You studied painting at the Slade in London and video art at the Rijksakademie in Amsterdam where you made a performance film on chewing gum and bouncing balls that was screened live on tv. You then worked as a film editor before returning to art. And now you have spent two years making films on beautiful bodies adorned in incredibly sexy lingerie and sometimes with clothes. Was this always your career ambition?
HA! YES! When I was 14 I was lucky enough to have an art teacher who showed us Bunuel films in our art lessons at school. I remember very clearly seeing Belle de Jour for the first time with Catherine Deneuve immaculately dressed then stripped and bound to tree. The art teacher certainly knew how to get our attention and I was hooked and have loved Bunuel’s films ever since. The dragging scene in my recent AP film was a direct reference to that scene so the short answer to this question is “Yes, absolutely, ever since I was 14.”
Shooting lingerie is a genre that could alienate women but you have an understanding of what we like visually – a mix of tongue in cheek humour, beauty and always an element of surprise. Does this understanding come from detailed research amongst your women friends?
Lingerie is a fine line and I really try and walk it most carefully but still remain close to the edge. Humour is always a good way of checking that you don’t take things too seriously – an omnipresent danger to all fashion films. But yes you are right I ask women a lot of questions; particularly my wife who is by far and away my fiercest critic. She lets me know how it is.
Do you collaborate closely with the designers or is there a creative team you work with on ideas? How did the idea for the horror narrative for Agent Provocateur evolve?
I like to work very closely with the designer and they have been thinking about things long before I come along. In the instance of AP I met with Sarah the creative director, we talked without stopping for three hours then I went to see the collection at a press launch. I saw this long pink nightie that immediately reminded me of Hammer films and the seed was planted. I then wrote the film when I was away staying in a cottage in Devon, there was a copy of Baudelaire’s Les Fleurs du Mal in the bookcase, The Flowers of Evil gave me the characters for the girls, Bad Flowers I felt were very AP. Then for the rest I stuck to a pretty well trodden horror story about a woman feeling exposed and on her own in a house at night. Something evil turns up and gets her….. and eventually she becomes one of them. It is a story that is told over and over again but what I didn’t grasp fully until I started researching was how much horror has always been a vehicle for showing sex. From Dracula onwards… I love the fact that my work is labelled NSFW, it is like a badge of honour.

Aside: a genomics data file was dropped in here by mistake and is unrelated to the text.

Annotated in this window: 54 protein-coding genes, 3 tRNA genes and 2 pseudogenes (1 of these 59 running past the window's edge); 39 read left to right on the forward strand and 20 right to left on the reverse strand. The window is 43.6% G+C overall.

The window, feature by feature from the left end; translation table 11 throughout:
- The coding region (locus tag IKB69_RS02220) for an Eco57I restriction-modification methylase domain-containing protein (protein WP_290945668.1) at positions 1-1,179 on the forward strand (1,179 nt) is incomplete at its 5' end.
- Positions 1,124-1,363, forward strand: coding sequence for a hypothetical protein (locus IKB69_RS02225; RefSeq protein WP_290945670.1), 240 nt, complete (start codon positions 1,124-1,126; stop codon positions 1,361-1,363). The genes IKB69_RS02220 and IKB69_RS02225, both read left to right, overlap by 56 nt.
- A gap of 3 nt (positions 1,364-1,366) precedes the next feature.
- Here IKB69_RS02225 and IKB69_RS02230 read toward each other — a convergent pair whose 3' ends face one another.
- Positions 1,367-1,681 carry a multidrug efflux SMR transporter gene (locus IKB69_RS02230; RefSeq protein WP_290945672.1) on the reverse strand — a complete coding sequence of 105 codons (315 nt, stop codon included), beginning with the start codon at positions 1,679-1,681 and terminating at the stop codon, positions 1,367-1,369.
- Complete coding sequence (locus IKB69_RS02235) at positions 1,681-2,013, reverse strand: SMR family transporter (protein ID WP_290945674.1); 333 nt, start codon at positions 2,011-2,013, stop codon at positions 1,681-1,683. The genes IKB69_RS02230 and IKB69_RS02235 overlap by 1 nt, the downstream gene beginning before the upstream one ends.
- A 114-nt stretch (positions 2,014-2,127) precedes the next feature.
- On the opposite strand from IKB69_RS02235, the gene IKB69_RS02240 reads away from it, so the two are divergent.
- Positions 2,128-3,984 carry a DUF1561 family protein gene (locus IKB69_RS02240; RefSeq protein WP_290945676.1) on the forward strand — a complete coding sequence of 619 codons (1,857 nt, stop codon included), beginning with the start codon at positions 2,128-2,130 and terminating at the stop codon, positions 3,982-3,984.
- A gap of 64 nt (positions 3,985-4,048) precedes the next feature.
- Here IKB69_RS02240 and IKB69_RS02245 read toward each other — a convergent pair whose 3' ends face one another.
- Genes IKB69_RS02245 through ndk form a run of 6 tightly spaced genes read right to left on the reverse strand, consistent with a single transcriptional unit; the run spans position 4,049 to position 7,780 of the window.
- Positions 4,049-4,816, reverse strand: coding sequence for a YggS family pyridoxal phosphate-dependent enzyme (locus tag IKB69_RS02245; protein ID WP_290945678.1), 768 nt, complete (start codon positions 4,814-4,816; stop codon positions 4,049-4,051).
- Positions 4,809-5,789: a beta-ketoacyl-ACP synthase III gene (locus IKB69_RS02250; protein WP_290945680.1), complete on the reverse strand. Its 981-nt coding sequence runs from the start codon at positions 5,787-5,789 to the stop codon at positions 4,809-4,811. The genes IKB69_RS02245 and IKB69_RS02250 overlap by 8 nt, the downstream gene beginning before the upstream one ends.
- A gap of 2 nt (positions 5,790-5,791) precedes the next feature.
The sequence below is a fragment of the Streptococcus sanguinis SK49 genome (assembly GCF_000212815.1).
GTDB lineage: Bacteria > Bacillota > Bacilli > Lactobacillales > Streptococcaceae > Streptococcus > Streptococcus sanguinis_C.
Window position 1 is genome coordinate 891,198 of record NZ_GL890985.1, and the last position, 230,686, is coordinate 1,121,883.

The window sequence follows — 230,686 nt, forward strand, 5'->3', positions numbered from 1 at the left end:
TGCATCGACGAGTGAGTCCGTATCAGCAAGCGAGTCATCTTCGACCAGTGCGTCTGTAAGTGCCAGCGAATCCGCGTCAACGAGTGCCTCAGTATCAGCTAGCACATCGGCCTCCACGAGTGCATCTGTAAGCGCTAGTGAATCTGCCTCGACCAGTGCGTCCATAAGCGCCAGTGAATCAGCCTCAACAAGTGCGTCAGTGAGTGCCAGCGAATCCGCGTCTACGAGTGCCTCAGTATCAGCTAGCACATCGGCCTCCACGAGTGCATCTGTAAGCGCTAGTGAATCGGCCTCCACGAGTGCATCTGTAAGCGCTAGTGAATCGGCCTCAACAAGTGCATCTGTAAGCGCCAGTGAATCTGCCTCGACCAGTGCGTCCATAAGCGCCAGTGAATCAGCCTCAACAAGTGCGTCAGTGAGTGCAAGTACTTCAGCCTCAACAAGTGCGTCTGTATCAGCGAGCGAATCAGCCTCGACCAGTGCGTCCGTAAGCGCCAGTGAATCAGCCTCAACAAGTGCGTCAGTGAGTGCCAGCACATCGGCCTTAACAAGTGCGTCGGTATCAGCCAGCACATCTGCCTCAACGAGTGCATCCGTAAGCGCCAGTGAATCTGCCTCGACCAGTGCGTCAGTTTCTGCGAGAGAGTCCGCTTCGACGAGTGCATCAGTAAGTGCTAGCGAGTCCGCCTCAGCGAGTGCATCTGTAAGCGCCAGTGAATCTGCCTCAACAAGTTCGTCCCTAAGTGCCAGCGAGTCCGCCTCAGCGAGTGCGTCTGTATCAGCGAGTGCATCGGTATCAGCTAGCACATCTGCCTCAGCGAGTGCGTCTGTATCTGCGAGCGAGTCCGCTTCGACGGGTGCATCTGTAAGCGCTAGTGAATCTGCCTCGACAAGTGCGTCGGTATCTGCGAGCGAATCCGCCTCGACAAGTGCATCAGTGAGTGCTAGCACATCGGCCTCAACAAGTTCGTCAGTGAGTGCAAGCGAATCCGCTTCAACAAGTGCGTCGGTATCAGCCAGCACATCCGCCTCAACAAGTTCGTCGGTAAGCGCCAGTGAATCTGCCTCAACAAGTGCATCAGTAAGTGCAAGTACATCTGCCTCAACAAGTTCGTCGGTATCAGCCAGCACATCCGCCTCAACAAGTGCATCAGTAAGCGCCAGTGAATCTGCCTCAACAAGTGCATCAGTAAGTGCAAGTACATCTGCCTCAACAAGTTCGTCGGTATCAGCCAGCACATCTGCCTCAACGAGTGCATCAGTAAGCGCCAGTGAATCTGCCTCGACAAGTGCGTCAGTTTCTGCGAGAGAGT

What camera did you shoot Soiree on?
I am really happy to say I haven’t got a clue what camera we used to shoot the film. I am thrilled that it is not my job anymore to worry about that… it is fantastic to have a DOP to whom you can describe how you want it to look then let him figure out how to do it. My job is make sure everything makes sense… or doesn’t as long as that is the intention. There is a lot of detail but thankfully not technical anymore.
The music is a perfect pitch. How did this come about?
It was Sarah’s idea to use thrash, I always worried that if the music was too nice or trendy it wouldn’t be right – I love the track, I think it makes it really Pop, (that’s Pop Art not Pop Music!). The track is by a band called Omaha Beach who are based in Paris but one of the members of the band is also a creative director of Mother here in London – they recorded the vocal specially for us as we wanted something really over the top that would give our film the humour. The added bonus is that I have now spent hours reading Metal blogs who have posted the film and are discussing the merits of Lingerie mixed with death metal.
Apart from Agent Provocateur what other work are you most proud of?
The film I made for Damaris about the girl doing her cleaning in her undies has a special place for me as it was my first using a full size crew and was amazing to see my ideas come to life in front of me. But the film I also really love is called Twin Parallel. It was made for a UK designer and first appeared on Vogue Italia. In it I feel that I am really starting to develop a kind visual language and humour that is directly linked to the Bunuel inside me.
So you’ve been shooting every man’s dream jobs, what would be your future dream job?
I would love to work with Miuccia Prada- I think she is really smart and interesting. In the 70s she was in the communist party, has a PHD in political science and now is well… Prada! She has commissioned properly good pieces of art and I think she is really fantastic. I would love to make a short film with her.
What are the key lessons you’ve learnt about film making from your work over the past couple of years?
That it is tough, exciting, all about teamwork and I love it.
What are you working on now?
I have just started working on a project with Italian Vogue. I feel terribly lucky to find myself doing this kind of thing and although I didn’t map out this career path it feels just about right.
Creative Director: Sarah Shotton
Director: Justin Anderson
Producer: Robert Godbold
Production Company: Epoch
DP: Stephen Blackman
Art Director : Tess Bartlett
Editor: Sam Gunn
Editing House: The Whitehouse
Post Production: Glassworks
Sound Designer: Sam Ashwell
Sound House: 750mph
Music by: Omaha Bitch
Track: Gay Ninja